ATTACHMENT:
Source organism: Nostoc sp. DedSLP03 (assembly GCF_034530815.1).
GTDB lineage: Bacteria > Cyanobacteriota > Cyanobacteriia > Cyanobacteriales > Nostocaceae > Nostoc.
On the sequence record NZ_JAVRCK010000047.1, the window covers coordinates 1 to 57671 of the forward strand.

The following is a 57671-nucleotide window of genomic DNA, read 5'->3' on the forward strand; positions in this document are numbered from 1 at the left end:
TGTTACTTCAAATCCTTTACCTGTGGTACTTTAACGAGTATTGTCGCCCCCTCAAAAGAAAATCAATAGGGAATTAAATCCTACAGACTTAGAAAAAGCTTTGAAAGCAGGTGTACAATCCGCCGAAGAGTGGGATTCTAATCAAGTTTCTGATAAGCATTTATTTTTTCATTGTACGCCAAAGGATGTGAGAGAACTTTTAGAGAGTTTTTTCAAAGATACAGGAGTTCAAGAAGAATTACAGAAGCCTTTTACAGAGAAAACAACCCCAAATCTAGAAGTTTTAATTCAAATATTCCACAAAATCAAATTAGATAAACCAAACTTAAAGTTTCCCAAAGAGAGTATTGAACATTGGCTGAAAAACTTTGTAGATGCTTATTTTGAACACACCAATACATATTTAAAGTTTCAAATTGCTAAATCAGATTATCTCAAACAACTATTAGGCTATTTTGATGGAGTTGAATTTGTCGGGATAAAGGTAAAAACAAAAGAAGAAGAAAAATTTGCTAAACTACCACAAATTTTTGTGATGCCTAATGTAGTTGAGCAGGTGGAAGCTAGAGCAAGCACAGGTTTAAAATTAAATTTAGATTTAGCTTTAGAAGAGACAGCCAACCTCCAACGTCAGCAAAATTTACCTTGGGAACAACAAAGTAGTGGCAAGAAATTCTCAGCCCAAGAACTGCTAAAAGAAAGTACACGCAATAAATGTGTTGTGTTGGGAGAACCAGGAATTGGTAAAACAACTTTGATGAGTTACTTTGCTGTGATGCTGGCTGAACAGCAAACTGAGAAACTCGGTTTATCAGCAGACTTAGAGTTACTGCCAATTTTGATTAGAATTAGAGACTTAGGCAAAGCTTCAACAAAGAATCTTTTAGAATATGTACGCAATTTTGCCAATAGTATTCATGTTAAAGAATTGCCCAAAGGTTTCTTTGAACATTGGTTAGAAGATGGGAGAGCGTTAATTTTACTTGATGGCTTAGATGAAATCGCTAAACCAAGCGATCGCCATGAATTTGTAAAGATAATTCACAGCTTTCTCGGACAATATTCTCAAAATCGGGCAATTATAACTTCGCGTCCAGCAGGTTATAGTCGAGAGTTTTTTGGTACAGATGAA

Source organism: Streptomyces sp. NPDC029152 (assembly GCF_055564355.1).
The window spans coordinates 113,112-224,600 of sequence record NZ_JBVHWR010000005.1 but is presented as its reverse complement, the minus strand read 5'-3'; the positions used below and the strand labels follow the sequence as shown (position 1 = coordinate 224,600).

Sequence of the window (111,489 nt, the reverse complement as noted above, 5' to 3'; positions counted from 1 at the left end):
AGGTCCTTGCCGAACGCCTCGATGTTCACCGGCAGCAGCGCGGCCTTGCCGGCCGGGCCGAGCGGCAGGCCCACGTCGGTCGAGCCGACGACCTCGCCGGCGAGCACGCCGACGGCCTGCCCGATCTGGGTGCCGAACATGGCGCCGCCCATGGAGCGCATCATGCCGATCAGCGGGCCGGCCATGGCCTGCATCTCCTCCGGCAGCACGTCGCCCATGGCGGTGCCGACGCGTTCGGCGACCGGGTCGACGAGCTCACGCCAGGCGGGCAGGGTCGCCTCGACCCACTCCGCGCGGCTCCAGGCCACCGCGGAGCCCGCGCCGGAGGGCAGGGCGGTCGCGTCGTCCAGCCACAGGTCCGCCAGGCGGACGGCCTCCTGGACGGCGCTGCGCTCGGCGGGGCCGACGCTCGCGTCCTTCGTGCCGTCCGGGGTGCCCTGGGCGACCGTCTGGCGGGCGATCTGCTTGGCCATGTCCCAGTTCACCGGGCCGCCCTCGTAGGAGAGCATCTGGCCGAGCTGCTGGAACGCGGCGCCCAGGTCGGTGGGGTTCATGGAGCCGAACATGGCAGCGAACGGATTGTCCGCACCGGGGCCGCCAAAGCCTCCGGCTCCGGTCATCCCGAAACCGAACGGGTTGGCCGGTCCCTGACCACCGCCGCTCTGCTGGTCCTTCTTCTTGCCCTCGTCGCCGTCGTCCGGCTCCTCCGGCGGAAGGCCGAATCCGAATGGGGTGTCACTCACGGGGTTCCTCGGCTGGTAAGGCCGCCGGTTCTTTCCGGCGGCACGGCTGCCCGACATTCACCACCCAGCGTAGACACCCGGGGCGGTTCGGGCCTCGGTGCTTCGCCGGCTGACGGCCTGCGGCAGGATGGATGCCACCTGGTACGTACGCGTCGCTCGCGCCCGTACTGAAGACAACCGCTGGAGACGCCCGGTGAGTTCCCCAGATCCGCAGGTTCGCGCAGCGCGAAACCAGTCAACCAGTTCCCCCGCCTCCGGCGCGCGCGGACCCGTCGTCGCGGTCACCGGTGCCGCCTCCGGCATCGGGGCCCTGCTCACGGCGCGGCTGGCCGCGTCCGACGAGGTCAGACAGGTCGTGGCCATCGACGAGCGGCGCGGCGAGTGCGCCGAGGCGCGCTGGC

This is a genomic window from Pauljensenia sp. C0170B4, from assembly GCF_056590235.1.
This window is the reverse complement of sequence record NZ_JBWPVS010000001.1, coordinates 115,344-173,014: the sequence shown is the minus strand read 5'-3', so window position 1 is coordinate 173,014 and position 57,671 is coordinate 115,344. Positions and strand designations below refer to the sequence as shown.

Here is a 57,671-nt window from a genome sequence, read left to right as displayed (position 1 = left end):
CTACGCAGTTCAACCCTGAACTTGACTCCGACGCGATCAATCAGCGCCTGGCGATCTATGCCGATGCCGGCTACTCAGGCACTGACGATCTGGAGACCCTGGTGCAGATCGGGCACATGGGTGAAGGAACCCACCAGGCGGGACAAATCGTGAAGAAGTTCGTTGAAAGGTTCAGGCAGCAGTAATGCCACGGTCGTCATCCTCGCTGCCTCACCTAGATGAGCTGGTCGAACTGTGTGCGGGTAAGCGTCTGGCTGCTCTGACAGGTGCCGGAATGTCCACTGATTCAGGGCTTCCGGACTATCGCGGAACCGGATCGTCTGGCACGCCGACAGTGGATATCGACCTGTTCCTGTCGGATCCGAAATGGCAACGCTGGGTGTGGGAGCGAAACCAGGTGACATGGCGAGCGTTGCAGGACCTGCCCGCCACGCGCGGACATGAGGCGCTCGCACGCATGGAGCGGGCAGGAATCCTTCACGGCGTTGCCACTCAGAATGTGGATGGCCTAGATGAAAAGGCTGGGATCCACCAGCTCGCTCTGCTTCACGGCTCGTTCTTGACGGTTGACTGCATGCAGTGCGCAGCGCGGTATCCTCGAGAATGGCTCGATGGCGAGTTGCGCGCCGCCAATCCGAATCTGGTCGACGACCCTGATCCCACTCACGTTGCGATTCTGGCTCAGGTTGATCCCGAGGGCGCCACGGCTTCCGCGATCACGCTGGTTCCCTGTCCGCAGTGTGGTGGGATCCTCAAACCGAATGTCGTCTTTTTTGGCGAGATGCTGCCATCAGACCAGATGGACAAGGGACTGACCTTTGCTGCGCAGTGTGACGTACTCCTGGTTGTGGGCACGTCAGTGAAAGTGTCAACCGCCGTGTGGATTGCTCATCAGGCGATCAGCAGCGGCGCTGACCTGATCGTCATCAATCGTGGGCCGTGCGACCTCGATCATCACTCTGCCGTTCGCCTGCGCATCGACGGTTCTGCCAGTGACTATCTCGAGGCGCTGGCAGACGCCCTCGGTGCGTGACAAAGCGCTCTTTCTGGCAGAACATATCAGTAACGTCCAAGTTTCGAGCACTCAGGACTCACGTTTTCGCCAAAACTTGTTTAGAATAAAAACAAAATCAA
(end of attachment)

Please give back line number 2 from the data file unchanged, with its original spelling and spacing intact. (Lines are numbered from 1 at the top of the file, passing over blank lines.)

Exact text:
GTDB lineage: Bacteria > Cyanobacteriota > Cyanobacteriia > Cyanobacteriales > Nostocaceae > Nostoc.